changing tires - Fiberglass RV


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Old 09-15-2007, 09:25 PM   #1
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Name: Cyndi
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I need to change the tires on my '76 Boler, i think they're original. This may sound like a stupid question, but is there any specific type of jack i need to use? All i have is the one for my little car. Thanks
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Old 09-15-2007, 11:21 PM   #2
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A little one ton hydralic jack (a bottle jack) will do the trick for you. They are inexpensive and do the job. Place it under the frame just behind the axle on the side you are working on to lift the Boler.
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Old 09-15-2007, 11:24 PM   #3
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The bottle jack is a good thing to carry alright.

It sounds like you're replacing your tires, if so I would do the same thing I do when I replace my car tires. I'd take the trailer to a tire shop and let deal with getting the old tires off and the new ones on.
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Old 09-15-2007, 11:38 PM   #4
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The bottle jack is a good thing to carry alright.

It sounds like you're replacing your tires, if so I would do the same thing I do when I replace my car tires. I'd take the trailer to a tire shop and let deal with getting the old tires off and the new ones on.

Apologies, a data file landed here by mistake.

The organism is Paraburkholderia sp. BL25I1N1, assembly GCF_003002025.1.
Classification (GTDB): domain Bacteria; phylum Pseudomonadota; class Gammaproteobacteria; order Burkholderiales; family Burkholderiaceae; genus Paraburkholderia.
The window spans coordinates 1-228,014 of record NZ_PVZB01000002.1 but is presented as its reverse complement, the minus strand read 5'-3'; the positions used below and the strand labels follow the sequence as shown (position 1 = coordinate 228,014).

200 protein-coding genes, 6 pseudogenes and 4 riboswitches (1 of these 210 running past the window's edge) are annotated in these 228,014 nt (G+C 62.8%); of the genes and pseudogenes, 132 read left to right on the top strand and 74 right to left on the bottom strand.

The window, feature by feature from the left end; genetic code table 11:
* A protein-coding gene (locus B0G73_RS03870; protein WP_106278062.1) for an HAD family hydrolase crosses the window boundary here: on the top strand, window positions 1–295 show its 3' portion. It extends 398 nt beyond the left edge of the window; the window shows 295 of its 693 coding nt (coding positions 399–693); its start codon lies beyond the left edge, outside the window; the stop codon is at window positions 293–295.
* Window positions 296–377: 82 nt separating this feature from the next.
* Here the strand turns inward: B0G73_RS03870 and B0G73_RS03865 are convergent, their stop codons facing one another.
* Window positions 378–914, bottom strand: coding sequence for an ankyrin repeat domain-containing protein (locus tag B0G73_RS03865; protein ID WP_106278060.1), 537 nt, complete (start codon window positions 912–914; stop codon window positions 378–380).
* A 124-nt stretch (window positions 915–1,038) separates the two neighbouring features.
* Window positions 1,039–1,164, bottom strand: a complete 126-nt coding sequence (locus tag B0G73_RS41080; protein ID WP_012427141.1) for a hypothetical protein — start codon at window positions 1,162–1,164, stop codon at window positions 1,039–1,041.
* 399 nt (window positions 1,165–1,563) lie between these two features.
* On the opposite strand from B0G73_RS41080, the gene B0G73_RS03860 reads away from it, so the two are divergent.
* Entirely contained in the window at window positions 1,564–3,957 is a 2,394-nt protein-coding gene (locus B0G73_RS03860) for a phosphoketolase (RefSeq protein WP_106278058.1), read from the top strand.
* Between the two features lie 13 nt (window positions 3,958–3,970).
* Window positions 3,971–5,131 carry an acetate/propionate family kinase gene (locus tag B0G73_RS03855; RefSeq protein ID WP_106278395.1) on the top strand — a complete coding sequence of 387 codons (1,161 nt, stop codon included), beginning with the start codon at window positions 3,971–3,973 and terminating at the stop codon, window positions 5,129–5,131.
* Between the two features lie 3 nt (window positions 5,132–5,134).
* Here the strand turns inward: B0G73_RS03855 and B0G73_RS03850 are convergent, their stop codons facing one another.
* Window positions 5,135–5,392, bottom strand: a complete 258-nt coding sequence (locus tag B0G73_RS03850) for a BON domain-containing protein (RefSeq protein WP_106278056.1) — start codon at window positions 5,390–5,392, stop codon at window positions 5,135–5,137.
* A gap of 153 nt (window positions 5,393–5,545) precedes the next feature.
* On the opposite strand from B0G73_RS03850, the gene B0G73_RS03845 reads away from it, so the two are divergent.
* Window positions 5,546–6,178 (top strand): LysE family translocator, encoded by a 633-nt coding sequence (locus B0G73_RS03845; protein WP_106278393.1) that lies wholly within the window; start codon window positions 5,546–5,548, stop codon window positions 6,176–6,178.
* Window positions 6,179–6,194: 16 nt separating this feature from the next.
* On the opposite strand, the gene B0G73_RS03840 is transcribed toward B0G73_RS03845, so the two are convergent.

Good advice here. If the tires haven't been removed in a while, they can be a bear to get off. If you have an impact gun at your disposal, then doing it yourself isn't so bad, but since you're asking, I'll assume you don't have one of those either, and it could be a nightmare.

Let the pro's deal with it first time 'round, but ask if you could watch for pointers in case you have to do it yourself someday.
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Old 09-16-2007, 09:27 AM   #5
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And watch to be sure they put the wheels back on with the a torque wrench not an impact gun. Nothing worse than having a flat in the middle of nowhere and discovering you can't get the lug nuts off because they're on too tight.

I use the jack from my tow vehicle, a Toyota minivan, and it works great. No need to carry two jacks if you don't need to.

Tom Trostel
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Old 09-16-2007, 11:59 AM   #6
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Trailer: Boler (B1700RGH) 1979
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...I use the jack from my tow vehicle, a Toyota minivan, and it works great. No need to carry two jacks if you don't need to.
Same for me! My trailer's a lot heavier than Tom's, but it's still within the capacity of the jack, which is the common (traditional in Japanese cars) scissors type.

The biggest issue with any jack - hydraulic or not - might be the way the top of the jack sits against the trailer frame. Car jacks are usually shaped to fit a specific point on the car, and general-purpose bottle jacks have a round flat end with cross-hatch grooves for grip. You don't want the trailer to shift or even fall off of the jack, so check for how it will fit.